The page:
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August 11, 2008 | by  | in Film |
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I Just Didn’t Do It

Directed by Maeyuki Suo

The closing shot, of the Supreme Court of Japan, leaves you with no mistake: I Just Didn’t Do It is a political drama. Which may limit its target audience a bit.

If you’re not Japanese or a law student, you might not get much out of this. If you are, or just care sufficiently about injustice, I Just Didn’t Do It is a very more appropriate adjective film.

I Just Didn’t Do It chronicles one man’s struggle against the towering monolith that is the Japanese legal system. In the Japanese criminal courts, 99.9% of all cases tried result in convictions; a figure quoted extensively throughout the film. “A criminal record is more common than you think,” it is explained. However, the figure’s not as bad as it seems… According to one character, maybe three out of 100 defended cases result in acquittals. The film makes a nod towards the old comedy of errors films, but without the comedy. The holding cells depicted highlight Japanese efficiency: they are absolutely tiny and very very clean, with things like ablutions running like clockwork.

I Just Didn’t Do It is filled with a series of oh-no-they-didn’t headshake-inducing scenes. For example, in a triumph of legalese, the law relating to ‘groping’ is revealed to be divided into two categories: public nuisance and coercive indecency. Which is which depends on whether the offender’s hand is inside the victim’s panties or outside. Or the first interview with the assistant DA, where the open question “Tell me about that day,” produces the response “Shut up! Noone asked you that!” when the accused proceeds to do exactly what he was asked. Or even the accused’s first lawyer refers to him as a ‘culprit’ rather than a ‘defendant’.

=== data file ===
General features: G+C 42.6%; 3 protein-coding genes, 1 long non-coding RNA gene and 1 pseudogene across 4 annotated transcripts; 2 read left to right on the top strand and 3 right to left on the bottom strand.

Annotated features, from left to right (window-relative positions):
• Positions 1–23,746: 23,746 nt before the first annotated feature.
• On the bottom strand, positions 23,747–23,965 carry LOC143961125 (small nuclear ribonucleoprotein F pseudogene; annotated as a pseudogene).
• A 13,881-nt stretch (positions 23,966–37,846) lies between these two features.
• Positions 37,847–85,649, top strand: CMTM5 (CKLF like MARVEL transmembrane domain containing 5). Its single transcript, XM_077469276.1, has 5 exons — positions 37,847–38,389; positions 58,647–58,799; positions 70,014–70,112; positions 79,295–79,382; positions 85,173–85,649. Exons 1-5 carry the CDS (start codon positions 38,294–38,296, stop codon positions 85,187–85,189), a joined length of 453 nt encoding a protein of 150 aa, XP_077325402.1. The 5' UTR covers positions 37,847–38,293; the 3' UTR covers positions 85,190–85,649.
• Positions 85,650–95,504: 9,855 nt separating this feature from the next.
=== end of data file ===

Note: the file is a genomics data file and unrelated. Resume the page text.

I Just Didn’t Do It does not hold back. It illustrates the extent to which the presumption of innocent until proven guilty is no more than a myth in Japan. The accused’s possession of pornography is used as evidence of the alleged groping incident, and almost every character mentions the necessity of proof that the accused did not commit the crime. Simply putting the prosecution to task for lack of evidence is not a viable possibility.

Essentially, there is nothing else to I Just Didn’t Do It than a message. The message is: Japan is badly in need of legal reform. If the message is unlikely to appeal to you, the film will probably not either. But if it does, it is difficult to see how a more accessible and persuasive argument for it could be made.

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